Efficient as Electrowetting
Juan Sebastian Marin Quintero, E.I.T., says the best part of working on an electrowetting study as a research assistant at the University of Alberta was “making the fluids dance.” He applied various levels of electric frequencies to fluids on flat solids, collecting data on how the liquid’s shape changed, aiming to wet a greater span of the surface. It’s still his favourite project.“What I find interesting about this process is that it’s increasing efficiency. I like working with fluid dynamics because they adapt. They don’t have a specific shape—they’re always in transition. I joke with my fiancée that I like to be like that—to adapt and evolve and become better all the time."
It also drives him to multi-task at home—while he walks his dogs, he calls his parents in Colombia to talk about his day. He explains he likes to stay busy, so using his time efficiently is important.
Flowing time into volunteerism
Juan spends time volunteering. Throughout the pandemic he has 3D-printed COVID-19 face shields and ear-savers—he has a special place in his heart for front-line healthcare staff because both of his parents practice medicine in Colombia. He also helps international students at the University of Alberta, teaches elementary students fluid dynamics, and serves on APEGA's Student Liaison Committee.
Juan’s parents wanted him to become a physician, but his natural talent for math and machines— combined with his fascination with his cousin’s engineering studies—led him to earn first a bachelor degree, and then a master’s, in mechanical engineering.
He moved to Canada in 2017 and pursued his master’s at the University of Alberta, where he worked as a research assistant in the electrowetting study.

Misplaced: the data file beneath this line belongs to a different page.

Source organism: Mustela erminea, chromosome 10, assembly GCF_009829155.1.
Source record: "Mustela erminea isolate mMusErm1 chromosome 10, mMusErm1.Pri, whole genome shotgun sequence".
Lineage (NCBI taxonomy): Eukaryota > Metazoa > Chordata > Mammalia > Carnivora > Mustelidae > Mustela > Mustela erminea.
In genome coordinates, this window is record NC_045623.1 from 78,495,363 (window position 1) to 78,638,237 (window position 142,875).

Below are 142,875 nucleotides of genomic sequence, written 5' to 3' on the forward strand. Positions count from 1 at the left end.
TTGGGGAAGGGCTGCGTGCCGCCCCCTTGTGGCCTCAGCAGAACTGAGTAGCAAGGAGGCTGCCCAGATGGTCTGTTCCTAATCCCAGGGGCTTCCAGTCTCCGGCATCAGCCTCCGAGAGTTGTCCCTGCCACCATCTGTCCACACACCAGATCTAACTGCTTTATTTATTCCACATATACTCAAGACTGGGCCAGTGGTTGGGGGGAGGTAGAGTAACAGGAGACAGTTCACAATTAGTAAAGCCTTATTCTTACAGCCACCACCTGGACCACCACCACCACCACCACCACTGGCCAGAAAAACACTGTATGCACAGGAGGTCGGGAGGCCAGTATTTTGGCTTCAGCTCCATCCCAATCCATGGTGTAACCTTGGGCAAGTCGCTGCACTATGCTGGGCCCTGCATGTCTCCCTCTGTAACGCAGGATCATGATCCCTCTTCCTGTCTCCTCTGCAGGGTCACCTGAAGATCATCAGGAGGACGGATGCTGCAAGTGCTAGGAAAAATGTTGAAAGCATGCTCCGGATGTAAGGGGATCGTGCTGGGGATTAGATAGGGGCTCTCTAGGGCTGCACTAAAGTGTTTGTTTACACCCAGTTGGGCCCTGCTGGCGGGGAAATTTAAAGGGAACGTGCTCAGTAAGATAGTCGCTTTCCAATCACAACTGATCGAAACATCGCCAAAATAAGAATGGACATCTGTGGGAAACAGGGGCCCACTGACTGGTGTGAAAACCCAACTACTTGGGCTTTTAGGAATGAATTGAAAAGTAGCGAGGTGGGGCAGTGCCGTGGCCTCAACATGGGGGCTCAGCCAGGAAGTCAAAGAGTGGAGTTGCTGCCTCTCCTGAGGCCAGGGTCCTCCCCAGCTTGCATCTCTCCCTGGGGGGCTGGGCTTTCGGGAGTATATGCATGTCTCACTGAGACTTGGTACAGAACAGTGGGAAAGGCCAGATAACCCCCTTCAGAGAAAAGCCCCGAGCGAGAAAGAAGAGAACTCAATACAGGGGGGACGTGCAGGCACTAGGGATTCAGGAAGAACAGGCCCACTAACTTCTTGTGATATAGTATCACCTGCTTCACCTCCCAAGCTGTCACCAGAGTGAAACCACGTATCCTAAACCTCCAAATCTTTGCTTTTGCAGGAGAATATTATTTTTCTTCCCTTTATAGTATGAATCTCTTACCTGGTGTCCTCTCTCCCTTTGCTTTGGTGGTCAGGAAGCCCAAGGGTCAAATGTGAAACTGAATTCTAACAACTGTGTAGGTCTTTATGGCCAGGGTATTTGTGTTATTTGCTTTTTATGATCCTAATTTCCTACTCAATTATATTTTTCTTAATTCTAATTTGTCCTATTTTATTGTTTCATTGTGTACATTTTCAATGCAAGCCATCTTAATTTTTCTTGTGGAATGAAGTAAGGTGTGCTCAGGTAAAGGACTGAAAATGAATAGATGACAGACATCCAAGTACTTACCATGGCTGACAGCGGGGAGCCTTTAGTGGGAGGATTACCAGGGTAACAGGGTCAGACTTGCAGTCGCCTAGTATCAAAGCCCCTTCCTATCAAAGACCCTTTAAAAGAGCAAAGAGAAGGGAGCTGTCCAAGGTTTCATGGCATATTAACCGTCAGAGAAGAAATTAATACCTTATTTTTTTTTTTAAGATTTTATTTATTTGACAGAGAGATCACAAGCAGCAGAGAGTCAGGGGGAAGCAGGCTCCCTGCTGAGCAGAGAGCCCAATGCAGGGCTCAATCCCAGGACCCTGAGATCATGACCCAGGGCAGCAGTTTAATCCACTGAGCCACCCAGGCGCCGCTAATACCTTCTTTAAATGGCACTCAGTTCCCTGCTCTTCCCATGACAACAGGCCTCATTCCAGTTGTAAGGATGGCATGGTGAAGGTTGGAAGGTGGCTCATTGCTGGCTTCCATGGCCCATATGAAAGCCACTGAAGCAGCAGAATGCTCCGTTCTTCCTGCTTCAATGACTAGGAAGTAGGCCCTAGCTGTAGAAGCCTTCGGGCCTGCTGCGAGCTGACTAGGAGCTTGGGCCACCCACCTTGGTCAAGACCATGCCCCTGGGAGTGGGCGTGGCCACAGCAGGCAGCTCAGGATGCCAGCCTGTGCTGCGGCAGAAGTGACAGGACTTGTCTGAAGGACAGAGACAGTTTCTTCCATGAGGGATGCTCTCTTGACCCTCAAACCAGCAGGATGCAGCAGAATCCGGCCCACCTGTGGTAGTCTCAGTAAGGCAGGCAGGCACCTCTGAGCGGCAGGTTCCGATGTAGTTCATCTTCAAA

Summit sparks connections
When his research assistant contract was coming to an end, Juan attended APEGA’s Emerging Professionals Summit to explore options for his future. He wanted to meet other engineers and find ways to improve.
He found the Rapid Resume Review session especially valuable because he received feedback from multiple professionals with different perspectives and backgrounds, ultimately improving the presentation of his experience to companies during his job search.
The How to Build Your Brand session helped Juan sell himself professionally, especially over social media sites like LinkedIn. He says the conference’s virtual platform was easy to navigate and helped him engage with others while attending sessions and checking out content.
Ultimately, Juan found the most value in the connections he made. “You could send private messages—it was a good way to talk to people engaged with the engineering community.” Juan is still in contact with a couple of professional engineers he met who helped him navigate the industry and plan his future.
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Juan Sebastian Marin Quintero, E.I.T.